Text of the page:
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China Makes, the World Takes by James Fallow

This article by James Fallow beautifully describes how things are made in China and exported to the rest of the world. The author narrated his tour to a big Chinese city Shenzhen where entrepreneurs from all over the world come for buying of Chinese products. The writer explains how Shenzhen is different from Shanghai where only sophisticated people come for big business deals. In Shenzhen people who are interested in opening small businesses come and buy products. He also described the working conditions of the factories and the way these factories work and export their products (Fallows). Chinese people are hardworking, they work in dangerous situations and do overtime, their performance is regularly checked, and many Chinese women after getting an education from America settles in China and establish their business. This is the reason of industrial boom in China.

This article grabbed my attention when it strikingly described how easy it is for an innovative person to convert his idea into reality in China. It is also surprising that products like Laptops, cell phones, and computers are made and arranged in China so easily and quickly and the factors which contribute to making these Chinese products cheap. We always think that using advanced machines in factories is a sign of advancement but the reality is that the use of machines instead of human labor limits the functioning of the factory. In China, human labor is used in factories to make and assemble the products, this way, as told by MR. China, factories can make new and different products each day.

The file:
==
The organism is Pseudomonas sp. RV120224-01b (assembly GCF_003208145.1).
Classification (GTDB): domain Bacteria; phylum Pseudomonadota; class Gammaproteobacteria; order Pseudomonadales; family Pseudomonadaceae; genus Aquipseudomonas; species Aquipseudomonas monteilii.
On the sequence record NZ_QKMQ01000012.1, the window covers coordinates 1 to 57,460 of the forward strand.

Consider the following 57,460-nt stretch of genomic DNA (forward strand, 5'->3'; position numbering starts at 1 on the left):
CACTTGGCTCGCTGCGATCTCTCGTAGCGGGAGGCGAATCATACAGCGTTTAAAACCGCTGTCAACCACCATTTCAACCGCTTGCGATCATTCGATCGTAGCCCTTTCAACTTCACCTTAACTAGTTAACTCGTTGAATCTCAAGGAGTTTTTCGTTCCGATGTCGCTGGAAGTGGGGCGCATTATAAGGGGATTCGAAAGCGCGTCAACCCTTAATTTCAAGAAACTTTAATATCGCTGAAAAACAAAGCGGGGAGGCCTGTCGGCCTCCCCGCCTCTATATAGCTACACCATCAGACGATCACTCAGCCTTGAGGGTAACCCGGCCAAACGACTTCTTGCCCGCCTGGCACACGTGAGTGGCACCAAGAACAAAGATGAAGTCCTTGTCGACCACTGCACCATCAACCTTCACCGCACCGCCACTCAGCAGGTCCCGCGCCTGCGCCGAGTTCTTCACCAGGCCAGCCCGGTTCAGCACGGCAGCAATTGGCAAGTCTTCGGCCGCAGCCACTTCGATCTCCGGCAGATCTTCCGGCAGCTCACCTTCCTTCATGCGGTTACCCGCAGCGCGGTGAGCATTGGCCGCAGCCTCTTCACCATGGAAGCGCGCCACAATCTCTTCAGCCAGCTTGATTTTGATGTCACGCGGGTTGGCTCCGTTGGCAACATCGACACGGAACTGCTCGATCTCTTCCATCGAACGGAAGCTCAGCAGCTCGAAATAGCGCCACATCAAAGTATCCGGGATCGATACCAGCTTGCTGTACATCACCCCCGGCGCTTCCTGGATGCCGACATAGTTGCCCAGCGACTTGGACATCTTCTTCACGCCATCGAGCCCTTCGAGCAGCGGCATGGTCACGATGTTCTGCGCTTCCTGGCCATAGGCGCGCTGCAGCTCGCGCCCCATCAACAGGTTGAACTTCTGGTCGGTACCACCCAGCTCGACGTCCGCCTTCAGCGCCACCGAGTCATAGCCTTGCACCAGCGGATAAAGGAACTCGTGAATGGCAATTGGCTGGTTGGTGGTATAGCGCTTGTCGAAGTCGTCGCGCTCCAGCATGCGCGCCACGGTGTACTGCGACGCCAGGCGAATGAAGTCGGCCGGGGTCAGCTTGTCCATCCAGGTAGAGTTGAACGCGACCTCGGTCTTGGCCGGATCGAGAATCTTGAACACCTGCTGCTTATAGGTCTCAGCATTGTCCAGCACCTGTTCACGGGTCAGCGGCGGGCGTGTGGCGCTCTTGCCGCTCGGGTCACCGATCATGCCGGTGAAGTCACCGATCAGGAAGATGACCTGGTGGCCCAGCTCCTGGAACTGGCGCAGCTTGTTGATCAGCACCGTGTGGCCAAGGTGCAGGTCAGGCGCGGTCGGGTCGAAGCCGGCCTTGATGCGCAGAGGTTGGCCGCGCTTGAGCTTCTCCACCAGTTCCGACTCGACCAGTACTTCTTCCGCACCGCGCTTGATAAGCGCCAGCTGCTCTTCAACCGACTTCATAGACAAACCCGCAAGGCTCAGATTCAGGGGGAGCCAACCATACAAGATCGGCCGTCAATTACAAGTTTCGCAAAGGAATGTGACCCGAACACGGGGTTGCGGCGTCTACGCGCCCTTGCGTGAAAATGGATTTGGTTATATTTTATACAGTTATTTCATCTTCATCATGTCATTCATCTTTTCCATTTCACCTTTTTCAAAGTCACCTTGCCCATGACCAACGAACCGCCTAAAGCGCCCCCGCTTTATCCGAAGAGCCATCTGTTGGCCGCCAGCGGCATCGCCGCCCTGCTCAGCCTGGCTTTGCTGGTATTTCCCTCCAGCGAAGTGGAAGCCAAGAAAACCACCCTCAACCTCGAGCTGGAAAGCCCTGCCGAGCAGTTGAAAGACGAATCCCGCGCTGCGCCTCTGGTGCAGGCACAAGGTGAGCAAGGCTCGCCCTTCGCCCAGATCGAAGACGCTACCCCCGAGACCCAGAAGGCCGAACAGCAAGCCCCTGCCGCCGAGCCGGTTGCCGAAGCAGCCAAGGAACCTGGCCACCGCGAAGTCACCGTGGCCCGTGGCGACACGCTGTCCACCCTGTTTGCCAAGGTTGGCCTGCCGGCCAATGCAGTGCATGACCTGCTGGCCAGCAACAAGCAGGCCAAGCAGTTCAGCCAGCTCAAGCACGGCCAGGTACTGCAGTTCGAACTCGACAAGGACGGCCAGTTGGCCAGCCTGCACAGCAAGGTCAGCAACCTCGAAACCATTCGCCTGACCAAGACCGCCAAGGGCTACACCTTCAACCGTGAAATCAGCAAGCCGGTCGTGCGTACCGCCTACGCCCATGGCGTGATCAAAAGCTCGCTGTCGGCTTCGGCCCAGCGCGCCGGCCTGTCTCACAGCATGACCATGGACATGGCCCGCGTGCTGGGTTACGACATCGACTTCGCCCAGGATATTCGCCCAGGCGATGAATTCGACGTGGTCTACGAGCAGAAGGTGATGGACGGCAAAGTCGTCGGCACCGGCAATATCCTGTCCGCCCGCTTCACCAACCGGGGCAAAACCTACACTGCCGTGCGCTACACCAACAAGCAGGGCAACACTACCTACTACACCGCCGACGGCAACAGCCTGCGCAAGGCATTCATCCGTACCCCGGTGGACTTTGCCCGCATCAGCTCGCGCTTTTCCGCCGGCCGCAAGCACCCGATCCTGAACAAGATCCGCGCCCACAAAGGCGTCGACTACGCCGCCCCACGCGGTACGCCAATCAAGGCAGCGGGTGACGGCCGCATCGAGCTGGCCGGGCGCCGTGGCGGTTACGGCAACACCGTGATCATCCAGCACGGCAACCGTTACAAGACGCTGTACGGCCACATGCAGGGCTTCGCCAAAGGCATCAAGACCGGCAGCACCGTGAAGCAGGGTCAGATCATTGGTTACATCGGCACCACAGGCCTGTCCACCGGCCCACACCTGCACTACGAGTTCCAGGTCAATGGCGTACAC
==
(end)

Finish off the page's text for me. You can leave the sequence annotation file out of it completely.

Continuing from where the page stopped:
I think that the way China is working is not only helping China in becoming an advanced industrial nation but it also aids in overcoming a big social issue, that is of unemployment which is very common in the world. Use of labor force results in high employment level which in turn can end many other social problems like poverty, and street crimes. We should also adopt the same strategy.

Works cited

Fallows, James. “China Makes, the World Takes.” Sociology of Globalization: Cultures, Economies, and Politics, 2012, p. 16.



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